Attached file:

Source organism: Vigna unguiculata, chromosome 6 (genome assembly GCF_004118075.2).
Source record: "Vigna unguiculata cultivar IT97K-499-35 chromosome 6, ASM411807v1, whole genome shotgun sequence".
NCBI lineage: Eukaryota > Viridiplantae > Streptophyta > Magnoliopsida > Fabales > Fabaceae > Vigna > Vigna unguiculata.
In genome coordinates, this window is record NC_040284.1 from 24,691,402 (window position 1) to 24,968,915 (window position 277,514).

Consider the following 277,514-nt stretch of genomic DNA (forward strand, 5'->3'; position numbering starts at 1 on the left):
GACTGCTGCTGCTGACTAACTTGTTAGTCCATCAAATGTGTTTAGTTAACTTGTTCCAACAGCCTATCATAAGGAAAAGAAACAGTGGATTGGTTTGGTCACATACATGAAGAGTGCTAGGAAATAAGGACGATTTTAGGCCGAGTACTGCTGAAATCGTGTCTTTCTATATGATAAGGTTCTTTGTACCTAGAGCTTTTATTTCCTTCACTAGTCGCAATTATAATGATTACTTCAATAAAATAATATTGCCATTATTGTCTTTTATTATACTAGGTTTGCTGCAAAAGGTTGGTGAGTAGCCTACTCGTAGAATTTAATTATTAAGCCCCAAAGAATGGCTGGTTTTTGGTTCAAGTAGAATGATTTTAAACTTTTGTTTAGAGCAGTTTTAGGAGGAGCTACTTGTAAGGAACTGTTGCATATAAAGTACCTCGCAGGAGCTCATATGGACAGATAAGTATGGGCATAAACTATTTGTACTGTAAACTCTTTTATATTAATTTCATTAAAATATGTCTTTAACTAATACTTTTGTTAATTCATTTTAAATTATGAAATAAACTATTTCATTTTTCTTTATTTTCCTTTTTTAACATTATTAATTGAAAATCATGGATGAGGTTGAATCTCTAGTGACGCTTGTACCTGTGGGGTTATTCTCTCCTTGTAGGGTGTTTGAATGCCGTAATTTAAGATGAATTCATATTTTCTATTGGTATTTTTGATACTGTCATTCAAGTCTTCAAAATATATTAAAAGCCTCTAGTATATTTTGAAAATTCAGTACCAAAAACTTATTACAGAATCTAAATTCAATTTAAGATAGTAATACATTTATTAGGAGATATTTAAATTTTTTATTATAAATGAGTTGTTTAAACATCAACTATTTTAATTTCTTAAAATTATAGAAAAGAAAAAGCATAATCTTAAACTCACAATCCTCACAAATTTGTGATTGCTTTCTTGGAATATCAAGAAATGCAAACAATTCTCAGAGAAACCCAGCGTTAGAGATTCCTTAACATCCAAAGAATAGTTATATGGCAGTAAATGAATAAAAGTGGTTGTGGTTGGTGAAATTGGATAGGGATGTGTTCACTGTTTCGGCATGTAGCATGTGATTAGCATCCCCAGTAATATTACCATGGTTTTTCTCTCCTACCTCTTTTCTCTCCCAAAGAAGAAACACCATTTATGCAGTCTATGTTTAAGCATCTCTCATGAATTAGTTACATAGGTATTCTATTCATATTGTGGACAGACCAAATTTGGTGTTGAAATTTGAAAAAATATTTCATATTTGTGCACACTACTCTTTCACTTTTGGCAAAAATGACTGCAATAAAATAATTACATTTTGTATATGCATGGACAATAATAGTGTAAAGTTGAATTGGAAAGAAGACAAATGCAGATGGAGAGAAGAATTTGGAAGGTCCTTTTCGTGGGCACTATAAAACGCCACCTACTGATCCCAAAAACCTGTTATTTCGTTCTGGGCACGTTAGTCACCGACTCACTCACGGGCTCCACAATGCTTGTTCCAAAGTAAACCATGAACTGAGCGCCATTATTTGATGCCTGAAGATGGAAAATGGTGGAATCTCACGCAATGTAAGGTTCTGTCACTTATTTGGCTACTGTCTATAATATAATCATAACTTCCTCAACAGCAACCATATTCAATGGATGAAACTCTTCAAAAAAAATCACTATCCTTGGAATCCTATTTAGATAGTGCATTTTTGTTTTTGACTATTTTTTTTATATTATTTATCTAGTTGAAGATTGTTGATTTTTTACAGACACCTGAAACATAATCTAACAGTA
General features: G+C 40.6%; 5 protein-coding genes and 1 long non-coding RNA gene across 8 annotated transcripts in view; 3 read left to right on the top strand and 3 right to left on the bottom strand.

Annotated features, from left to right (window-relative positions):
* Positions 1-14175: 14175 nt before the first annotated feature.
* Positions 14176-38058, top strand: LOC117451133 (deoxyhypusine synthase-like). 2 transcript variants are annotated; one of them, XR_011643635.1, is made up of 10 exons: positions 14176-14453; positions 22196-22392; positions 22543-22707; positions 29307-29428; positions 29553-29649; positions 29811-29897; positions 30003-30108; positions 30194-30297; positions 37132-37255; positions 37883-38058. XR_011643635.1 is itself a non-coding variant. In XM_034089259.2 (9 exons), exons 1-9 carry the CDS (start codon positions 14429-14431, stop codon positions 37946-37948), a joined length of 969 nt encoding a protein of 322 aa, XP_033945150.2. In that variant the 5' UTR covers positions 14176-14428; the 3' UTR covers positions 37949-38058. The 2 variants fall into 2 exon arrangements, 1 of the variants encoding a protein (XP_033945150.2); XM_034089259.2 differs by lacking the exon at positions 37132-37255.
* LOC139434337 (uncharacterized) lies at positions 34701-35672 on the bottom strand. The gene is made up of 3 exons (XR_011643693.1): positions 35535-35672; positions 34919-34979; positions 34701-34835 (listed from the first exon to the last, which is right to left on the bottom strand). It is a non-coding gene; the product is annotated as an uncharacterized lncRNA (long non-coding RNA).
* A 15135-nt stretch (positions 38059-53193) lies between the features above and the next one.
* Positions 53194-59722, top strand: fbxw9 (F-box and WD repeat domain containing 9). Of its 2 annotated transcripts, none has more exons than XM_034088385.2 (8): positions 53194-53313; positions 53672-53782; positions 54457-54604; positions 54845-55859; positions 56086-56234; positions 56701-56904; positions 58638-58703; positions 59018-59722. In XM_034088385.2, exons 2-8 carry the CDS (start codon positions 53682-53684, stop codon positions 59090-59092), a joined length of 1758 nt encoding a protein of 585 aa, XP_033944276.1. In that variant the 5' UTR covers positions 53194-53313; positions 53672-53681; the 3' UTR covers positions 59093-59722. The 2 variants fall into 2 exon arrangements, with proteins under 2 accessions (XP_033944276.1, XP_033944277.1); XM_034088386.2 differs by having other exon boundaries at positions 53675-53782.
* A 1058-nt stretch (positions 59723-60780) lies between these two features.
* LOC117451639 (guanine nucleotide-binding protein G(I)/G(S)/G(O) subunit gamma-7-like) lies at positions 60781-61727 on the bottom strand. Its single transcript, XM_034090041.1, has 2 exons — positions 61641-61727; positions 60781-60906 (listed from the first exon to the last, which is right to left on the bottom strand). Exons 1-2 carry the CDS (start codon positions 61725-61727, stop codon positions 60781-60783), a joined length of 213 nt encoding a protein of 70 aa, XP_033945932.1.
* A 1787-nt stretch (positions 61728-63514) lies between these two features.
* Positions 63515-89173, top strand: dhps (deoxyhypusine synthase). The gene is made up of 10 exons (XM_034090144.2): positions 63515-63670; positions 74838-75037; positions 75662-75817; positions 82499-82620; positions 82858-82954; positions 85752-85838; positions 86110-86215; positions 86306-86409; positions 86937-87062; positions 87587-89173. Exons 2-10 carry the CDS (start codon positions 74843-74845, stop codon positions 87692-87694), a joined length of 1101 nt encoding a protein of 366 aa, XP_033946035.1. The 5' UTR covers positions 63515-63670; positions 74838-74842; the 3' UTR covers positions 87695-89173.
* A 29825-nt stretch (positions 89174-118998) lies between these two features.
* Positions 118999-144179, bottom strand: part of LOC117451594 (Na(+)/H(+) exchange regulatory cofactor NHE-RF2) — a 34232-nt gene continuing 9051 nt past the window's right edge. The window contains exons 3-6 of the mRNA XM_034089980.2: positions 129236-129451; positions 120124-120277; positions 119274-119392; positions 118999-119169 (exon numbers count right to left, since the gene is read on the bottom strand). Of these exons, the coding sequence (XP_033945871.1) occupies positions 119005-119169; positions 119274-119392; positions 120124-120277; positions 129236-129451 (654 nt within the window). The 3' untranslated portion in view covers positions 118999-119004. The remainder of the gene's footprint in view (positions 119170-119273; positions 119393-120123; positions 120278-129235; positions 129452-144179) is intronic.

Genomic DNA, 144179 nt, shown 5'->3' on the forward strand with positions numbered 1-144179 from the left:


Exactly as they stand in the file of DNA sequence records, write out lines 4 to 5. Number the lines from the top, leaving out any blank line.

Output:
In genome coordinates, this window is record NC_040284.1 from 24,691,402 (window position 1) to 24,968,915 (window position 277,514).

Consider the following 277,514-nt stretch of genomic DNA (forward strand, 5'->3'; position numbering starts at 1 on the left):